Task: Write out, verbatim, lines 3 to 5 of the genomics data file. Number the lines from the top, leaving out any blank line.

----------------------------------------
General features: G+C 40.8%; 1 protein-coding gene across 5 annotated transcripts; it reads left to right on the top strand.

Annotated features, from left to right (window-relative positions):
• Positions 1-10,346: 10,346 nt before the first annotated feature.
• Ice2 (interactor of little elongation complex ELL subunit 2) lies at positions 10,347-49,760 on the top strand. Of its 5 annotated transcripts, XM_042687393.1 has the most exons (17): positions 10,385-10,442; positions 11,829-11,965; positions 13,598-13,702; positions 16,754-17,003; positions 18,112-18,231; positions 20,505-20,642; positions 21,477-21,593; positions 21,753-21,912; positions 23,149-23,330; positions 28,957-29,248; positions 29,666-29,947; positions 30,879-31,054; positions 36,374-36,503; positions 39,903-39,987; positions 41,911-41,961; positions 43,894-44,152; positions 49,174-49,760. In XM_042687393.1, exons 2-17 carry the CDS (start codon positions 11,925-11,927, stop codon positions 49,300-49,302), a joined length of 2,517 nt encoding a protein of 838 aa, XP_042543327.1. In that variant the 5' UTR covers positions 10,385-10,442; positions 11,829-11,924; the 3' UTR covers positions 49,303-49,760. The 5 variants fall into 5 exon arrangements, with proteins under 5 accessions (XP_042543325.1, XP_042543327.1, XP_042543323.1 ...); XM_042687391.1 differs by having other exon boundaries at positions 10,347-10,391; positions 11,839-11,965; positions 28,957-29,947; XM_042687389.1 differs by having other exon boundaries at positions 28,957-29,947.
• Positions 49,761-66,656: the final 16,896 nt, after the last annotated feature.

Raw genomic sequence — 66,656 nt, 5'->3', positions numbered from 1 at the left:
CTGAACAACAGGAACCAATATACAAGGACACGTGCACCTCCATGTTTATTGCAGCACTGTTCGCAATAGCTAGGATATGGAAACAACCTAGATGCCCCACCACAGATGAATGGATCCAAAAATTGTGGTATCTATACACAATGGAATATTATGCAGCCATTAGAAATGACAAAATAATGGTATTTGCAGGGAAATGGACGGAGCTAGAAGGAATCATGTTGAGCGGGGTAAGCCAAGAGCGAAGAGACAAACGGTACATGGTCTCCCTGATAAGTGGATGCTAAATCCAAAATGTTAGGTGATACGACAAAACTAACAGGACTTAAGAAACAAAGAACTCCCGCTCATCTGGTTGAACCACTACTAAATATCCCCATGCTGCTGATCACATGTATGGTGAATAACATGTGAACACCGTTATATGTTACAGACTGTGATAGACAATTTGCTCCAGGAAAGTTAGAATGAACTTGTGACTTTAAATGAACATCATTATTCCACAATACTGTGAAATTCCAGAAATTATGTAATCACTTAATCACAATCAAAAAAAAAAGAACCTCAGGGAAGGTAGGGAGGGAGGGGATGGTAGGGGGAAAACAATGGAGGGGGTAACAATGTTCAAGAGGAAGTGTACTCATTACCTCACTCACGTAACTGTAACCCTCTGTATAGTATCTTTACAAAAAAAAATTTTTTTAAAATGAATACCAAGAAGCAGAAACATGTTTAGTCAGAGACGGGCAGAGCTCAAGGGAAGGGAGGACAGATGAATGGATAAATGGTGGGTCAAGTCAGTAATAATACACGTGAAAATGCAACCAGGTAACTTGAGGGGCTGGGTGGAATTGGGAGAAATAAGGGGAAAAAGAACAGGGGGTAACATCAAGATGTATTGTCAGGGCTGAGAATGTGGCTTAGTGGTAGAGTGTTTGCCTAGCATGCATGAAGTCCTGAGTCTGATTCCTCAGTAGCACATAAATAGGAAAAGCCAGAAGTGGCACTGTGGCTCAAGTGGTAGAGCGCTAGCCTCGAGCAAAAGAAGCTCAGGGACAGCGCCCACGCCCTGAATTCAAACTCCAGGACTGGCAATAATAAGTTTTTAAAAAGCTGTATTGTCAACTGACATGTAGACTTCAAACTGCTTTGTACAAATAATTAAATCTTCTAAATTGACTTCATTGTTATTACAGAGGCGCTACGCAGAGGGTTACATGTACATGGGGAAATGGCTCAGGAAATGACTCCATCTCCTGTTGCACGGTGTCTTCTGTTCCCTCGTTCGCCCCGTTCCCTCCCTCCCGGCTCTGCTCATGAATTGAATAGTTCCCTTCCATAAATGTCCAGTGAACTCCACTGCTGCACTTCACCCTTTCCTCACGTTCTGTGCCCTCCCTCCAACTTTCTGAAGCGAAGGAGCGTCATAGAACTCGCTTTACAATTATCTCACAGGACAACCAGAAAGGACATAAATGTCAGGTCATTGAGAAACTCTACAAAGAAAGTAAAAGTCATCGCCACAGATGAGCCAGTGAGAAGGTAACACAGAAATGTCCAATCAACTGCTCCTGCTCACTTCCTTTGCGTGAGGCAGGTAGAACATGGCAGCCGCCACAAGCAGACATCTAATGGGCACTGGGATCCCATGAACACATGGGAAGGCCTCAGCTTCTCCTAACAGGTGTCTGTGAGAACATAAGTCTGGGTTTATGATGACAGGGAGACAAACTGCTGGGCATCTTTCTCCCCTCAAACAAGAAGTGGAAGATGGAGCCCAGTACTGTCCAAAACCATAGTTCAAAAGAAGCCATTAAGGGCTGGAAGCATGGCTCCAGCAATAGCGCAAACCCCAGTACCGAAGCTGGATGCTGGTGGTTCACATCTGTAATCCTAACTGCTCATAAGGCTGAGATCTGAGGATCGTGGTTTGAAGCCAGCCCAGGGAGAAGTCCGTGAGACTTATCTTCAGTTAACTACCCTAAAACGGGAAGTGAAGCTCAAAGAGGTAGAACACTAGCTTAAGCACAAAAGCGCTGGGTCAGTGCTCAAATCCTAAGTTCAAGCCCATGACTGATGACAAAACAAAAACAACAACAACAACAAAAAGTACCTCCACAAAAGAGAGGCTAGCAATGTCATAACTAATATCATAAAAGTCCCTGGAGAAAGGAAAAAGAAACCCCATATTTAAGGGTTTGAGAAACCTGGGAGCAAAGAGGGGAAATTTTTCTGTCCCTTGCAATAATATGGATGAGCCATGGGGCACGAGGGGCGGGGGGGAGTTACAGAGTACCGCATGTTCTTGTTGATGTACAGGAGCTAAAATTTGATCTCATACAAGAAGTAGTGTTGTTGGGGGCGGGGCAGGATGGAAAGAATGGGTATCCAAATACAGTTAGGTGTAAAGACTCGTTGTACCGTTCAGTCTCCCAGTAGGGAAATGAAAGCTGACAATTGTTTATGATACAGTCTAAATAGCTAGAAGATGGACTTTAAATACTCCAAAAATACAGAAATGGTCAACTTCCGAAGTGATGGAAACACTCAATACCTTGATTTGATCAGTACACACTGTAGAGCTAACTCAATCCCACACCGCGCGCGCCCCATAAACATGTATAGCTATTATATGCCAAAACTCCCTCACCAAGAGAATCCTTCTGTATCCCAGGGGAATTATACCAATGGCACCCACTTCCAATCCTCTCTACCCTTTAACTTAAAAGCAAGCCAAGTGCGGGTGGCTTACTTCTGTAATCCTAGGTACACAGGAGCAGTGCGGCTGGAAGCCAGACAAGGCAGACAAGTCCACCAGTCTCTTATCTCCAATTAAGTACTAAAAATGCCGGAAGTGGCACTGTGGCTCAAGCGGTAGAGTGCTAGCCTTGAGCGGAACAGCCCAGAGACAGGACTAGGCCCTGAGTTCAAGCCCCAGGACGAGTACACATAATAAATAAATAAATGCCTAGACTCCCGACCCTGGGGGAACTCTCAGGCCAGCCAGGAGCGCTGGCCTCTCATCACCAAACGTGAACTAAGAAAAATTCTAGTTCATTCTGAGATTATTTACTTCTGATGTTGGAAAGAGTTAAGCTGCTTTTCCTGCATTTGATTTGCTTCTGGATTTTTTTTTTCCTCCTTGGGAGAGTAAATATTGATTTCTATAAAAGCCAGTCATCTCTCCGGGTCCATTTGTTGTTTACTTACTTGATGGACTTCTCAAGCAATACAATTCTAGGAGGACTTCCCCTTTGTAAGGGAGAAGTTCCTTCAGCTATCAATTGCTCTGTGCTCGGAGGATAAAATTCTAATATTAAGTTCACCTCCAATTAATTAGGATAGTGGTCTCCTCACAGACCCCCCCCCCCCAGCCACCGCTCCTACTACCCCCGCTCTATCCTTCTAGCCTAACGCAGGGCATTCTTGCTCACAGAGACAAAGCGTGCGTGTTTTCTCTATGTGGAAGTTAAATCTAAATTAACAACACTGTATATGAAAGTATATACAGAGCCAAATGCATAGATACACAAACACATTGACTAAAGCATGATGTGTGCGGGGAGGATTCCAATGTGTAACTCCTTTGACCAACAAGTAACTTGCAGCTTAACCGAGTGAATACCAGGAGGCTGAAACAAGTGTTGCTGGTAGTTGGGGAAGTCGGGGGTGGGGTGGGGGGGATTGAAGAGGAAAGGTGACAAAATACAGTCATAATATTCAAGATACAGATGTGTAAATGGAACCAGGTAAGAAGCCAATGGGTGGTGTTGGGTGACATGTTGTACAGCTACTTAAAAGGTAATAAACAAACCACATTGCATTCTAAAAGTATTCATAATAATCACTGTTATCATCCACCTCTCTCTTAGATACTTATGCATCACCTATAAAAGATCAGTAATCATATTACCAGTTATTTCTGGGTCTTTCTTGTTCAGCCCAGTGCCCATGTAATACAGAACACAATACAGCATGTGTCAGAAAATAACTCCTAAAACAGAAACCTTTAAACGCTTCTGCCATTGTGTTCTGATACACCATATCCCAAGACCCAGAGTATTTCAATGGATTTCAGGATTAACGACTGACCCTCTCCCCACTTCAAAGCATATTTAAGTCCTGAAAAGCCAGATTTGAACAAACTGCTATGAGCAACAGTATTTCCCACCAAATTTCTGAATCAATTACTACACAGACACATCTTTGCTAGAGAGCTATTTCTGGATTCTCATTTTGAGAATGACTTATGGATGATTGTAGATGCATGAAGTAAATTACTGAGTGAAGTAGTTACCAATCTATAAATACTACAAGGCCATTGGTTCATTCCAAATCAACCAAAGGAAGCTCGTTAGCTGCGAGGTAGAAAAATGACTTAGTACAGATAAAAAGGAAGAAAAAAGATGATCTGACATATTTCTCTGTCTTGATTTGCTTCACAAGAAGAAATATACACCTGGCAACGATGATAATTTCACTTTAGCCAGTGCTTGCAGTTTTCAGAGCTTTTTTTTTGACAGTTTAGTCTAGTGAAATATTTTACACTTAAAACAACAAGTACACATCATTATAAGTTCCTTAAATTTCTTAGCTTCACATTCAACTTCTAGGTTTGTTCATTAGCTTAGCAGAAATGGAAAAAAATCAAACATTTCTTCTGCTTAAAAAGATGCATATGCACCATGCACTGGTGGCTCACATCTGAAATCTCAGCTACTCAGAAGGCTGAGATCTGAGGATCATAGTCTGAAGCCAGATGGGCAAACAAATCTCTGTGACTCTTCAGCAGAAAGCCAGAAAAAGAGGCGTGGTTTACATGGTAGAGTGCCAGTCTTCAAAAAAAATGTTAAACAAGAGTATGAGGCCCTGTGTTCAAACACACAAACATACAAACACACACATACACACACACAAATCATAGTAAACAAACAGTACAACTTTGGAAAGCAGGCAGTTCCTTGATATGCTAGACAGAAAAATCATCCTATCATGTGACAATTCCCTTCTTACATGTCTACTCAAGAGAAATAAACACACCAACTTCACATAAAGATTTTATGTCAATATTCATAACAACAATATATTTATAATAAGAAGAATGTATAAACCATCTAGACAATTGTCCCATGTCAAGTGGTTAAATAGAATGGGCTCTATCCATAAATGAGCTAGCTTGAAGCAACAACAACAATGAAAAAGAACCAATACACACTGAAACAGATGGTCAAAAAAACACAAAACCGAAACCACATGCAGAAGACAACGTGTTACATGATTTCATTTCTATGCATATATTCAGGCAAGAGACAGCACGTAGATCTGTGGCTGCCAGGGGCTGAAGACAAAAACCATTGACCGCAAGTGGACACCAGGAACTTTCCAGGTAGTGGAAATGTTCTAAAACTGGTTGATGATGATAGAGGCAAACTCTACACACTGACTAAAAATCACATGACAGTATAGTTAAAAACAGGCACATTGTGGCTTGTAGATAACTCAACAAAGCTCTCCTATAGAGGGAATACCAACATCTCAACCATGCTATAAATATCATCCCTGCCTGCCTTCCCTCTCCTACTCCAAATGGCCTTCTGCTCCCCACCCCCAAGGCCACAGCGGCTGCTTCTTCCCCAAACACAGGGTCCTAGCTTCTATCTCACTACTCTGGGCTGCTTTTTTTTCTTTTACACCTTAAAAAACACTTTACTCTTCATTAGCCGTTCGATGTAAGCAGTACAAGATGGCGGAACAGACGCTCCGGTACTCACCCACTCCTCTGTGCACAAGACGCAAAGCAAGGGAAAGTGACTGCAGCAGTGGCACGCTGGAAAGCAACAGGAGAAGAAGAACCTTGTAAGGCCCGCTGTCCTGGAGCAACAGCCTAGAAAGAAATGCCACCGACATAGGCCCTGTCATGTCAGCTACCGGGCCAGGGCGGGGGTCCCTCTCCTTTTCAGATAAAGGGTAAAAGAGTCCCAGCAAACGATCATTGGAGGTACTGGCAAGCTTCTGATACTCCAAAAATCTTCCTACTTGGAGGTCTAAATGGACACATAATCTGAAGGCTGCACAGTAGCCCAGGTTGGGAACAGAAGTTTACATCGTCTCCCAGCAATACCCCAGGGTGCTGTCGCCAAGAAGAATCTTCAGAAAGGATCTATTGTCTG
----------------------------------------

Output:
• Positions 1-10,346: 10,346 nt before the first annotated feature.
• Ice2 (interactor of little elongation complex ELL subunit 2) lies at positions 10,347-49,760 on the top strand. Of its 5 annotated transcripts, XM_042687393.1 has the most exons (17): positions 10,385-10,442; positions 11,829-11,965; positions 13,598-13,702; positions 16,754-17,003; positions 18,112-18,231; positions 20,505-20,642; positions 21,477-21,593; positions 21,753-21,912; positions 23,149-23,330; positions 28,957-29,248; positions 29,666-29,947; positions 30,879-31,054; positions 36,374-36,503; positions 39,903-39,987; positions 41,911-41,961; positions 43,894-44,152; positions 49,174-49,760. In XM_042687393.1, exons 2-17 carry the CDS (start codon positions 11,925-11,927, stop codon positions 49,300-49,302), a joined length of 2,517 nt encoding a protein of 838 aa, XP_042543327.1. In that variant the 5' UTR covers positions 10,385-10,442; positions 11,829-11,924; the 3' UTR covers positions 49,303-49,760. The 5 variants fall into 5 exon arrangements, with proteins under 5 accessions (XP_042543325.1, XP_042543327.1, XP_042543323.1 ...); XM_042687391.1 differs by having other exon boundaries at positions 10,347-10,391; positions 11,839-11,965; positions 28,957-29,947; XM_042687389.1 differs by having other exon boundaries at positions 28,957-29,947.
• Positions 49,761-66,656: the final 16,896 nt, after the last annotated feature.